On the last day of the SBN awards, we have the NL MVP.
That 8th place vote for Ryan Howard, yeah, that's me. How about the fourth place vote for Jason Bay that's just hanging out there? Me again. Fifth place for Bronson Arroyo, you guessed it; I'm apparently Arroyo's biggest fan. How did I end up with such a unique ballot? It's what happens when I tried to quantify the nebulous quantity of "most valuable".
When I went to fill out my ballot, I wanted a system that would be as non-biased as possible. Also, I wanted to attempt to make the distinction between "most valuable" and "best" that's used to justify why the best player can lose the MVP award a good deal of the time. Eventually, I came up with this system:
-Players are eligible even if their team was terrible.
-80% of the players value would be equal to their Wins Above Replacement Player
-The remaining 20% comes from how their most likely replacement would have performed in the same number of plate appearances. To do this, I took the WARP that the replacement accumulated over the season, then assumed they would have performed at the rate projected by PECOTA at the beginning of the season. PECOTA isn't perfect, but I'd rather use those numbers than assume Mike Lamb would hit .307/.361/.475 in a full season. I then subtract this projection from the player's WARP, to get a final "value" score.
This method generated the following ballot:
The most bizarre thing about my ballot is Ryan Howard sitting in eight when no one else had him lower than fourth. While Howard and Pujols had nearly equal contributions with the bat, Pujols supplemented his WARP with Gold Glove defense. Meanwhile, Howard's rate2 of 90 meant that he cost his team over a win and a half with his glove. This creates a nearly three win rift between the two players, which was the difference between Pujols winning the MVP by a good measure, and Howard landing in eight. The other two surprise names are Jason Bay, and Bronson Arroyo. Bay was the biggest beneficiary of my method, vaulting from sixth to fourth since Nate McLouth had almost 300 plate appearances and contributed a zero WARP. Bay accomplished this with another stellar offensive season (.286/.396/.532) along with a 109 rate2, he was well deserving of his spot on the ballot. Arroyo is another story. He put up a 9.0 WARP by pitching 240 innings of 3.40 ERA ball in a launching pad, so he certainly had value. However, his peripherals were terrible making his DIPS ERA was almost a full run higher than his actual ERA. I was tempted to knock him off the ballot, but whether he deserved to or not, Arroyo did make a very important contribution to the Reds. In the end, Arroyo stayed on the ballot, but I left his name off the Cy Young vote.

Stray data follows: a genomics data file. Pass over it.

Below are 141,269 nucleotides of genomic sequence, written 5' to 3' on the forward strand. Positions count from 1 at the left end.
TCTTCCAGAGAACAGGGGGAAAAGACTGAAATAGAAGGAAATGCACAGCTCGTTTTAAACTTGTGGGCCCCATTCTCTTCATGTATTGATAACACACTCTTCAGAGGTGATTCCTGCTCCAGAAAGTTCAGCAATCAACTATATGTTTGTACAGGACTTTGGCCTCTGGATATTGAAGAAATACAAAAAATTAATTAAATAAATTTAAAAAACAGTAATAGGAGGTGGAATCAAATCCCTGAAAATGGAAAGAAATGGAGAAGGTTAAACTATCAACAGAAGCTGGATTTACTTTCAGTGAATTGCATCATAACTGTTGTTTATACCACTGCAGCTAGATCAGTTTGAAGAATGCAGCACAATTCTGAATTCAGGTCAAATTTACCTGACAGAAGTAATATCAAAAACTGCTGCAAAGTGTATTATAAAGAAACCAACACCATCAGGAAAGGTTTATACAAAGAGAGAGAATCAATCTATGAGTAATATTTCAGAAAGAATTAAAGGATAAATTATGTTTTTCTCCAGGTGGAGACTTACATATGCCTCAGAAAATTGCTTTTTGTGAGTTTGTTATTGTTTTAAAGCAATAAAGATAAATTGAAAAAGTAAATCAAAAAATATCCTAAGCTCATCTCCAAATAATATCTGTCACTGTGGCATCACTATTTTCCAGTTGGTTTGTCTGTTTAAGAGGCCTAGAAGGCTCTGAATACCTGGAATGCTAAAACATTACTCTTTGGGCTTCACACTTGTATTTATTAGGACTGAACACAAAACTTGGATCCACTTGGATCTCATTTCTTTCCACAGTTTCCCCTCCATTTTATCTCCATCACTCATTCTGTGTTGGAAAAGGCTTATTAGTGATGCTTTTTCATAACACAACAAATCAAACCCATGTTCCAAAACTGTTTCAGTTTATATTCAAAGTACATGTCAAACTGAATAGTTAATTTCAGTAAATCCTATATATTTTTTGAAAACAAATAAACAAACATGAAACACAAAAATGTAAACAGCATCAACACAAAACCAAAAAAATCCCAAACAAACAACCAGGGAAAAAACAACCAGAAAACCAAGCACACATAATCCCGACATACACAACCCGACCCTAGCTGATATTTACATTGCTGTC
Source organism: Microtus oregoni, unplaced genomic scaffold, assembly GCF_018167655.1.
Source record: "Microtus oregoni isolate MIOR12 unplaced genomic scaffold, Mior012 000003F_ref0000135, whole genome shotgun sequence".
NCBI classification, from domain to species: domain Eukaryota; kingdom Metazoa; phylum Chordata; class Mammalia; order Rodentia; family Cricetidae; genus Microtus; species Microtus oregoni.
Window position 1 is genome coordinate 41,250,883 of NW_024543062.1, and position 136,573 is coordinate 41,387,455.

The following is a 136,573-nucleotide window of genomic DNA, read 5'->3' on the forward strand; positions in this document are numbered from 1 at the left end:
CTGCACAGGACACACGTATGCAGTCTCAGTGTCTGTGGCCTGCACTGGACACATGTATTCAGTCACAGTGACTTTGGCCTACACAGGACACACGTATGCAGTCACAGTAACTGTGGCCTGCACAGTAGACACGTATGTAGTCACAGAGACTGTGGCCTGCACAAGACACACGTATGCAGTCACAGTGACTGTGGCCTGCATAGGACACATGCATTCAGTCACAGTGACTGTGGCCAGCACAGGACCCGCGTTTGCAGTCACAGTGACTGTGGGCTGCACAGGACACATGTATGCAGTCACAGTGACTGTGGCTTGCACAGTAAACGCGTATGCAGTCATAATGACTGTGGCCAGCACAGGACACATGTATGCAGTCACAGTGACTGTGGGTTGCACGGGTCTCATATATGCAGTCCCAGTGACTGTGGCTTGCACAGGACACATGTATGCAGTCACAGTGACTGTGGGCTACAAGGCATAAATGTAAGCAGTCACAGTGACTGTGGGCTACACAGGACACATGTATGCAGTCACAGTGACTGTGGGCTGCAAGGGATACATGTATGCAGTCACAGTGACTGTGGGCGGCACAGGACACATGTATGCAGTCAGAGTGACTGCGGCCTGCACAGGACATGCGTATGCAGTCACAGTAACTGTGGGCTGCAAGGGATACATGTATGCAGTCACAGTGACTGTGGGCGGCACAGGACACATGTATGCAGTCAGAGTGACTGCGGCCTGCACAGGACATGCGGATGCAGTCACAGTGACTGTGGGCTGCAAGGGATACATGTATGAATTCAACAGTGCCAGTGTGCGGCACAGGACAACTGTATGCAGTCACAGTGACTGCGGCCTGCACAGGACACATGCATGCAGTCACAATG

Finally, some various results from my MVP system:
Alfonso Soriano just missed the ballot. He actually had the same WARP as Ryan Howard and was better than Roy Oswalt, but since the Nationals hate Ryan Church, he was listed as Soriano's replacement instead of being a starter, so Soriano was cut down a few pegs. No other player was anywhere near the ballot.
The two Dodgers I looked at, Rafael Furcal and J.D. Drew, finished 19th and 20th respectively in my system. They were beat out by players including Orlando Hudson, Adrian Gonzalez, and Freddy Sanchez.
Jose Reyes, who finished 9th in the actual balloting, didn't even come close to the seven WARP cutoff I had in my system. His 89 rate2 dropped him almost two full wins. I can easily see Reyes taking the Derek Jeter route in his career, receiving multiple gold gloves despite being one of the worst defenders in baseball.
So that will do it for the SBN awards, I hope they were either interesting or entertaining.